Since coming into power after the 2020 election, many radical leftists—particularly those in large, blue-run urban regions—have doubled-down on their calls to “defund the police.”
As a result, homicides rose, on average, by about 30% last year, and they already have increased another 24% so far this year, according to a New York Times analysis.
With the prospects of another violent summer ahead, Democrats worry that their Republican rivals, who successfully capitalized on concerns over crime to gain House seats in last year’s election, may make up serious ground in the 2022 midterms.
Along with the New York Times, the Washington Post has also published pieces in recent weeks warning Democrats of the effect of their radical rhetoric on upcoming elections.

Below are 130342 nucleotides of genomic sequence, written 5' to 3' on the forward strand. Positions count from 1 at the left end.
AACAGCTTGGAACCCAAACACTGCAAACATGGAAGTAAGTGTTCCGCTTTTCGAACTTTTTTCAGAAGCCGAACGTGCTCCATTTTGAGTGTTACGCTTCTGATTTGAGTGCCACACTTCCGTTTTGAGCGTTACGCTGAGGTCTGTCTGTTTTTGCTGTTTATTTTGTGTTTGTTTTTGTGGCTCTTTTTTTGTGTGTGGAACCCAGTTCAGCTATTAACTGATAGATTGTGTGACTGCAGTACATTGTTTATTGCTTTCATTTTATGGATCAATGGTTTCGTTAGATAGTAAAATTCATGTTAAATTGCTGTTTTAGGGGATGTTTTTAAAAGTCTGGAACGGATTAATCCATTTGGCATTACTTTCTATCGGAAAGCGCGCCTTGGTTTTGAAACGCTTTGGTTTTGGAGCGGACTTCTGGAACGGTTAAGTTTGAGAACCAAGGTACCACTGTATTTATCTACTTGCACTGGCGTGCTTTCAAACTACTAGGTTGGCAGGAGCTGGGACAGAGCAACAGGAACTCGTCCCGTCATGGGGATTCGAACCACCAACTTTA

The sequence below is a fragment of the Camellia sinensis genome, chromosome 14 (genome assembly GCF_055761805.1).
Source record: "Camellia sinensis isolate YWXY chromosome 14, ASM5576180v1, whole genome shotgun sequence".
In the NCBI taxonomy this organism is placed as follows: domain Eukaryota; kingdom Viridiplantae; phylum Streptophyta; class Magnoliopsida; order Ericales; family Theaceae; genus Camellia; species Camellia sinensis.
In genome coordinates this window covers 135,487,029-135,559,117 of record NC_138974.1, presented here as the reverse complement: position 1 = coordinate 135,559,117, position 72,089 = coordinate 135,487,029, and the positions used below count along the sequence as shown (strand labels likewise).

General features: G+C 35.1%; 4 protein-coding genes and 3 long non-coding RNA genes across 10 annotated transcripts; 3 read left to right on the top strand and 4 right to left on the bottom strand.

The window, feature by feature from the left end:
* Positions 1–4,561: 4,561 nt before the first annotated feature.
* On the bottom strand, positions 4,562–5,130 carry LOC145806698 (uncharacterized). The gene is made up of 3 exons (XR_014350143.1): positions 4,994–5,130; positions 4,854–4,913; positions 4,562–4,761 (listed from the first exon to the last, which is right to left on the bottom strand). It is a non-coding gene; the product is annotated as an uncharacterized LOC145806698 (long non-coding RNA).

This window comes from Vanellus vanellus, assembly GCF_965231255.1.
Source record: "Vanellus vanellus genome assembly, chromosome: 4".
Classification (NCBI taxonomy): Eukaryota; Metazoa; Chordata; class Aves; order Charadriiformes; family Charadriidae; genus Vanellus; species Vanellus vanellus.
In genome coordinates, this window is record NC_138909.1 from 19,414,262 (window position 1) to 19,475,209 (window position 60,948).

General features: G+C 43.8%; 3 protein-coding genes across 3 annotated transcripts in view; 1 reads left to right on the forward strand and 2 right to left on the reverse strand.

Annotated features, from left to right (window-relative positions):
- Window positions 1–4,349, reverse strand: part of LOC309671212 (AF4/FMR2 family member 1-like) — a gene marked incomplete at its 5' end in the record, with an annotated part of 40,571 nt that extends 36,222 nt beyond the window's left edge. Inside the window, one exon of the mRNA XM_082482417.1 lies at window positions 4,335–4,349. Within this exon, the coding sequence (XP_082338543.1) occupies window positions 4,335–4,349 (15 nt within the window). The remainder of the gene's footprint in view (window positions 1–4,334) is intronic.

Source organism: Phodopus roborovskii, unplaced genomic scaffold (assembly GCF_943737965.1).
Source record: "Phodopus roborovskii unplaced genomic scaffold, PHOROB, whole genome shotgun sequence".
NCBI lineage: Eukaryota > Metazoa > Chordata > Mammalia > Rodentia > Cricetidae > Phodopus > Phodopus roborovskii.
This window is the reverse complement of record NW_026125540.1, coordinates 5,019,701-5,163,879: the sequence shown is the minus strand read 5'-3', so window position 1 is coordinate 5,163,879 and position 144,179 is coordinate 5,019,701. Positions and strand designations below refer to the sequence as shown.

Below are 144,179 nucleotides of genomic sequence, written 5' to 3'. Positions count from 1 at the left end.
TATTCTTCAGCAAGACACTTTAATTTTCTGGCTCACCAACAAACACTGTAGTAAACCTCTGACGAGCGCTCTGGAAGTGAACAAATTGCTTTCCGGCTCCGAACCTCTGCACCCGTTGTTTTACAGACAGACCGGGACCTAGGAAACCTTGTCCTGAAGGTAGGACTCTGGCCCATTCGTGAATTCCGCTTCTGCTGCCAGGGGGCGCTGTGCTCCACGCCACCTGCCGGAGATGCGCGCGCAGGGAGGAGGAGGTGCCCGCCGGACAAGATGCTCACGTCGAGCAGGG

Former New York City police Capt. Eric Adams’s success in the city’s Democratic mayoral primary race has demonstrated the changing tides of public opinion.
Adams—a 22-year law-enforcement veteran who also would be the Big Apple’s second black mayor—is projected to win the primary after campaigning on a platform that opposed defunding the NYPD.
Biden and other Democrat leaders are urging Congress to pass the George Floyd Policing Act.
The bill would ban basic physical self-defense maneuvers, such as choke-holds; prohibit no-knock warrants; and make it easier to punish officers.
Nevertheless, Democrat operatives have realized that such rhetoric could hurt them in the 2022 midterms, and have advised candidates to tone down their language.